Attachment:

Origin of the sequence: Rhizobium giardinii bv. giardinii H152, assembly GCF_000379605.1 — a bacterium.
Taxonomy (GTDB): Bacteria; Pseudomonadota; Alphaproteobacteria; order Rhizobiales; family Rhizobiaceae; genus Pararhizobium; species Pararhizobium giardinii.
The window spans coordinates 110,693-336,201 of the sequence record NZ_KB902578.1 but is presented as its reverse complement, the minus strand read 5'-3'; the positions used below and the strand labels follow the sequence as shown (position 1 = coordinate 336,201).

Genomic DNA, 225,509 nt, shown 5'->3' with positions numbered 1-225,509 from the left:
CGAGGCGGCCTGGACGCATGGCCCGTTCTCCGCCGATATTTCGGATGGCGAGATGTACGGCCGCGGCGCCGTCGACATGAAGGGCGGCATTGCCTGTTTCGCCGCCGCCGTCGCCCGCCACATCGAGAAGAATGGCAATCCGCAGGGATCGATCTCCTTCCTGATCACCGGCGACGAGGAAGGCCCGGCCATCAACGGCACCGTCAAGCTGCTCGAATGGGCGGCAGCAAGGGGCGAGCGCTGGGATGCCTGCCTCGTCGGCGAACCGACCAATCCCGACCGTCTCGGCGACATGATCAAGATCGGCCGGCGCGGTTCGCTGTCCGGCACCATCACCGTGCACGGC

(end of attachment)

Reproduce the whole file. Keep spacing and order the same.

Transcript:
Origin of the sequence: Rhizobium giardinii bv. giardinii H152, assembly GCF_000379605.1 — a bacterium.
Taxonomy (GTDB): Bacteria; Pseudomonadota; Alphaproteobacteria; order Rhizobiales; family Rhizobiaceae; genus Pararhizobium; species Pararhizobium giardinii.
The window spans coordinates 110,693-336,201 of the sequence record NZ_KB902578.1 but is presented as its reverse complement, the minus strand read 5'-3'; the positions used below and the strand labels follow the sequence as shown (position 1 = coordinate 336,201).

Genomic DNA, 225,509 nt, shown 5'->3' with positions numbered 1-225,509 from the left:
CGAGGCGGCCTGGACGCATGGCCCGTTCTCCGCCGATATTTCGGATGGCGAGATGTACGGCCGCGGCGCCGTCGACATGAAGGGCGGCATTGCCTGTTTCGCCGCCGCCGTCGCCCGCCACATCGAGAAGAATGGCAATCCGCAGGGATCGATCTCCTTCCTGATCACCGGCGACGAGGAAGGCCCGGCCATCAACGGCACCGTCAAGCTGCTCGAATGGGCGGCAGCAAGGGGCGAGCGCTGGGATGCCTGCCTCGTCGGCGAACCGACCAATCCCGACCGTCTCGGCGACATGATCAAGATCGGCCGGCGCGGTTCGCTGTCCGGCACCATCACCGTGCACGGC